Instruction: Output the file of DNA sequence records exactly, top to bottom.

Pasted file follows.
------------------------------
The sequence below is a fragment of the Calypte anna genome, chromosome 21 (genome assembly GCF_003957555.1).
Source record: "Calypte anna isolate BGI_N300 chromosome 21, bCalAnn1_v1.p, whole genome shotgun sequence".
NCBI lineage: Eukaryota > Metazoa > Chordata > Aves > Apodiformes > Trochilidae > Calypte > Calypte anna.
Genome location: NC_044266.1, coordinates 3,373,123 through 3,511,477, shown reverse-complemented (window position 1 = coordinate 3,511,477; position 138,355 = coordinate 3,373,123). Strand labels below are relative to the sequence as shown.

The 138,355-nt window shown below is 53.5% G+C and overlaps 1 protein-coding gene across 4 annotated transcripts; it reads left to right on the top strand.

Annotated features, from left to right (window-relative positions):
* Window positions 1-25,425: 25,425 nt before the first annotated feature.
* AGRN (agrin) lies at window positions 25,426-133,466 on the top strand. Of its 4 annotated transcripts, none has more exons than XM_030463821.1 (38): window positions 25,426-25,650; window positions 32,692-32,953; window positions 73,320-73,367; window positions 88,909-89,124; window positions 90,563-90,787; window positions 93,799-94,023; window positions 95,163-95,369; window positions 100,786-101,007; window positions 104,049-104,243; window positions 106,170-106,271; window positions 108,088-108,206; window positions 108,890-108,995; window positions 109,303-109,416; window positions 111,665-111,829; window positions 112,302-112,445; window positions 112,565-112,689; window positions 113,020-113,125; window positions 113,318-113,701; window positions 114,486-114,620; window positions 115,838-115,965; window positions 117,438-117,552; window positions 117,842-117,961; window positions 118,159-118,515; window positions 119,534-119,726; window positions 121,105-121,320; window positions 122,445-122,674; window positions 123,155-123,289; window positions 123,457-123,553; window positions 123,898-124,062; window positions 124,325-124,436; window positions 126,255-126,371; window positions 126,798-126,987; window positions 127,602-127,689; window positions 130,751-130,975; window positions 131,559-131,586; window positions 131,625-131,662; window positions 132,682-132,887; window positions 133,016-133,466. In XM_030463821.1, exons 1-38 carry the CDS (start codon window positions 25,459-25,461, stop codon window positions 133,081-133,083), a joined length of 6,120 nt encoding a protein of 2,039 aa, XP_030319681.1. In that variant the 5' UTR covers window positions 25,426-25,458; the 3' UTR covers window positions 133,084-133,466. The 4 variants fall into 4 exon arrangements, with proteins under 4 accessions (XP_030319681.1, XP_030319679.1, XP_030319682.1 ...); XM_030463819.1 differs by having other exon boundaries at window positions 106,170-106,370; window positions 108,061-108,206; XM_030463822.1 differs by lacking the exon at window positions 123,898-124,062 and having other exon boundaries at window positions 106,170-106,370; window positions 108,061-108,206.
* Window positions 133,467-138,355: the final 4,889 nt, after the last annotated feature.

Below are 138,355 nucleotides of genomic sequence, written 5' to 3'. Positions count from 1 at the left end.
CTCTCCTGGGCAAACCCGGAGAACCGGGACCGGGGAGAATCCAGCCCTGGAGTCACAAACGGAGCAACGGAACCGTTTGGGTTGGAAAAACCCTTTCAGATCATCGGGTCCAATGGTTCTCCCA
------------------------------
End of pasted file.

The sequence below is a fragment of the Calypte anna genome, chromosome 21 (genome assembly GCF_003957555.1).
Source record: "Calypte anna isolate BGI_N300 chromosome 21, bCalAnn1_v1.p, whole genome shotgun sequence".
NCBI lineage: Eukaryota > Metazoa > Chordata > Aves > Apodiformes > Trochilidae > Calypte > Calypte anna.
Genome location: NC_044266.1, coordinates 3,373,123 through 3,511,477, shown reverse-complemented (window position 1 = coordinate 3,511,477; position 138,355 = coordinate 3,373,123). Strand labels below are relative to the sequence as shown.

The 138,355-nt window shown below is 53.5% G+C and overlaps 1 protein-coding gene across 4 annotated transcripts; it reads left to right on the top strand.

Annotated features, from left to right (window-relative positions):
* Window positions 1-25,425: 25,425 nt before the first annotated feature.
* AGRN (agrin) lies at window positions 25,426-133,466 on the top strand. Of its 4 annotated transcripts, none has more exons than XM_030463821.1 (38): window positions 25,426-25,650; window positions 32,692-32,953; window positions 73,320-73,367; window positions 88,909-89,124; window positions 90,563-90,787; window positions 93,799-94,023; window positions 95,163-95,369; window positions 100,786-101,007; window positions 104,049-104,243; window positions 106,170-106,271; window positions 108,088-108,206; window positions 108,890-108,995; window positions 109,303-109,416; window positions 111,665-111,829; window positions 112,302-112,445; window positions 112,565-112,689; window positions 113,020-113,125; window positions 113,318-113,701; window positions 114,486-114,620; window positions 115,838-115,965; window positions 117,438-117,552; window positions 117,842-117,961; window positions 118,159-118,515; window positions 119,534-119,726; window positions 121,105-121,320; window positions 122,445-122,674; window positions 123,155-123,289; window positions 123,457-123,553; window positions 123,898-124,062; window positions 124,325-124,436; window positions 126,255-126,371; window positions 126,798-126,987; window positions 127,602-127,689; window positions 130,751-130,975; window positions 131,559-131,586; window positions 131,625-131,662; window positions 132,682-132,887; window positions 133,016-133,466. In XM_030463821.1, exons 1-38 carry the CDS (start codon window positions 25,459-25,461, stop codon window positions 133,081-133,083), a joined length of 6,120 nt encoding a protein of 2,039 aa, XP_030319681.1. In that variant the 5' UTR covers window positions 25,426-25,458; the 3' UTR covers window positions 133,084-133,466. The 4 variants fall into 4 exon arrangements, with proteins under 4 accessions (XP_030319681.1, XP_030319679.1, XP_030319682.1 ...); XM_030463819.1 differs by having other exon boundaries at window positions 106,170-106,370; window positions 108,061-108,206; XM_030463822.1 differs by lacking the exon at window positions 123,898-124,062 and having other exon boundaries at window positions 106,170-106,370; window positions 108,061-108,206.
* Window positions 133,467-138,355: the final 4,889 nt, after the last annotated feature.

Below are 138,355 nucleotides of genomic sequence, written 5' to 3'. Positions count from 1 at the left end.
CTCTCCTGGGCAAACCCGGAGAACCGGGACCGGGGAGAATCCAGCCCTGGAGTCACAAACGGAGCAACGGAACCGTTTGGGTTGGAAAAACCCTTTCAGATCATCGGGTCCAATGGTTCTCCCA